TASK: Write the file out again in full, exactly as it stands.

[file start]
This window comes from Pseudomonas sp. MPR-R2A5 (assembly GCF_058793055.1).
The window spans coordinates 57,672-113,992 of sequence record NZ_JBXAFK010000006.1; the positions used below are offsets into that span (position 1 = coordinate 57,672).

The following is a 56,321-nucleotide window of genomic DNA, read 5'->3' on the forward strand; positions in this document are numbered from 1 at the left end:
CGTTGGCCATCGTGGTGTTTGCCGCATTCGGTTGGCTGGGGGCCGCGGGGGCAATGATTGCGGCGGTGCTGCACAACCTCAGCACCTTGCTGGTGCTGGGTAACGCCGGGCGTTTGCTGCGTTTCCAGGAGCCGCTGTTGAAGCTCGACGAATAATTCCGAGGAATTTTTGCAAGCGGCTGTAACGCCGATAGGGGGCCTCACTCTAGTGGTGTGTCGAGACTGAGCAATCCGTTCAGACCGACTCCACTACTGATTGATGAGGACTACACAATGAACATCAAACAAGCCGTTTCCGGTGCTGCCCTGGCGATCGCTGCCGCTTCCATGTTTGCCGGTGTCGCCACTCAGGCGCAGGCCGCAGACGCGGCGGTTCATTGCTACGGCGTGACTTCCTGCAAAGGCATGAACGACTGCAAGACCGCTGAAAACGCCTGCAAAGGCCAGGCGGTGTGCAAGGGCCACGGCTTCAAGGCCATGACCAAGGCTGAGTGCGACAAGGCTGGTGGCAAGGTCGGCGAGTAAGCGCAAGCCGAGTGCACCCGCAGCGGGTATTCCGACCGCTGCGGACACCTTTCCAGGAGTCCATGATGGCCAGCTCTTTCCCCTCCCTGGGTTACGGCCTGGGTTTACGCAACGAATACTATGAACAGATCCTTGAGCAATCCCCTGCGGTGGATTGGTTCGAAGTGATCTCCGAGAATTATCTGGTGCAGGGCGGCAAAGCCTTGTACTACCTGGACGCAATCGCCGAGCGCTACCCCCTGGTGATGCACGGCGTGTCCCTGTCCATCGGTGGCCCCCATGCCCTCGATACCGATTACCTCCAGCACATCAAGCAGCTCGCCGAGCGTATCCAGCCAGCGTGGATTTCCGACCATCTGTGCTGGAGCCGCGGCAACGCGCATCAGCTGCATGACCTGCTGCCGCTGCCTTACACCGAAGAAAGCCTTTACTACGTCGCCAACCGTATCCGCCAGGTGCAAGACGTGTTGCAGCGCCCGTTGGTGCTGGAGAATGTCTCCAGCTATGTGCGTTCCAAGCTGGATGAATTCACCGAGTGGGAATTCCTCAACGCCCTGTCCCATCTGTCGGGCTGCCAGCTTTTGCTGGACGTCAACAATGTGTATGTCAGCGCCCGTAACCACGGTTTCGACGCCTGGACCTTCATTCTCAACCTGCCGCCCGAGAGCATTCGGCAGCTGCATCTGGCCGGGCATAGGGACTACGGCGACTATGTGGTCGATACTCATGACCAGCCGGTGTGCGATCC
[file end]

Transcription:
This window comes from Pseudomonas sp. MPR-R2A5 (assembly GCF_058793055.1).
The window spans coordinates 57,672-113,992 of sequence record NZ_JBXAFK010000006.1; the positions used below are offsets into that span (position 1 = coordinate 57,672).

The following is a 56,321-nucleotide window of genomic DNA, read 5'->3' on the forward strand; positions in this document are numbered from 1 at the left end:
CGTTGGCCATCGTGGTGTTTGCCGCATTCGGTTGGCTGGGGGCCGCGGGGGCAATGATTGCGGCGGTGCTGCACAACCTCAGCACCTTGCTGGTGCTGGGTAACGCCGGGCGTTTGCTGCGTTTCCAGGAGCCGCTGTTGAAGCTCGACGAATAATTCCGAGGAATTTTTGCAAGCGGCTGTAACGCCGATAGGGGGCCTCACTCTAGTGGTGTGTCGAGACTGAGCAATCCGTTCAGACCGACTCCACTACTGATTGATGAGGACTACACAATGAACATCAAACAAGCCGTTTCCGGTGCTGCCCTGGCGATCGCTGCCGCTTCCATGTTTGCCGGTGTCGCCACTCAGGCGCAGGCCGCAGACGCGGCGGTTCATTGCTACGGCGTGACTTCCTGCAAAGGCATGAACGACTGCAAGACCGCTGAAAACGCCTGCAAAGGCCAGGCGGTGTGCAAGGGCCACGGCTTCAAGGCCATGACCAAGGCTGAGTGCGACAAGGCTGGTGGCAAGGTCGGCGAGTAAGCGCAAGCCGAGTGCACCCGCAGCGGGTATTCCGACCGCTGCGGACACCTTTCCAGGAGTCCATGATGGCCAGCTCTTTCCCCTCCCTGGGTTACGGCCTGGGTTTACGCAACGAATACTATGAACAGATCCTTGAGCAATCCCCTGCGGTGGATTGGTTCGAAGTGATCTCCGAGAATTATCTGGTGCAGGGCGGCAAAGCCTTGTACTACCTGGACGCAATCGCCGAGCGCTACCCCCTGGTGATGCACGGCGTGTCCCTGTCCATCGGTGGCCCCCATGCCCTCGATACCGATTACCTCCAGCACATCAAGCAGCTCGCCGAGCGTATCCAGCCAGCGTGGATTTCCGACCATCTGTGCTGGAGCCGCGGCAACGCGCATCAGCTGCATGACCTGCTGCCGCTGCCTTACACCGAAGAAAGCCTTTACTACGTCGCCAACCGTATCCGCCAGGTGCAAGACGTGTTGCAGCGCCCGTTGGTGCTGGAGAATGTCTCCAGCTATGTGCGTTCCAAGCTGGATGAATTCACCGAGTGGGAATTCCTCAACGCCCTGTCCCATCTGTCGGGCTGCCAGCTTTTGCTGGACGTCAACAATGTGTATGTCAGCGCCCGTAACCACGGTTTCGACGCCTGGACCTTCATTCTCAACCTGCCGCCCGAGAGCATTCGGCAGCTGCATCTGGCCGGGCATAGGGACTACGGCGACTATGTGGTCGATACTCATGACCAGCCGGTGTGCGATCC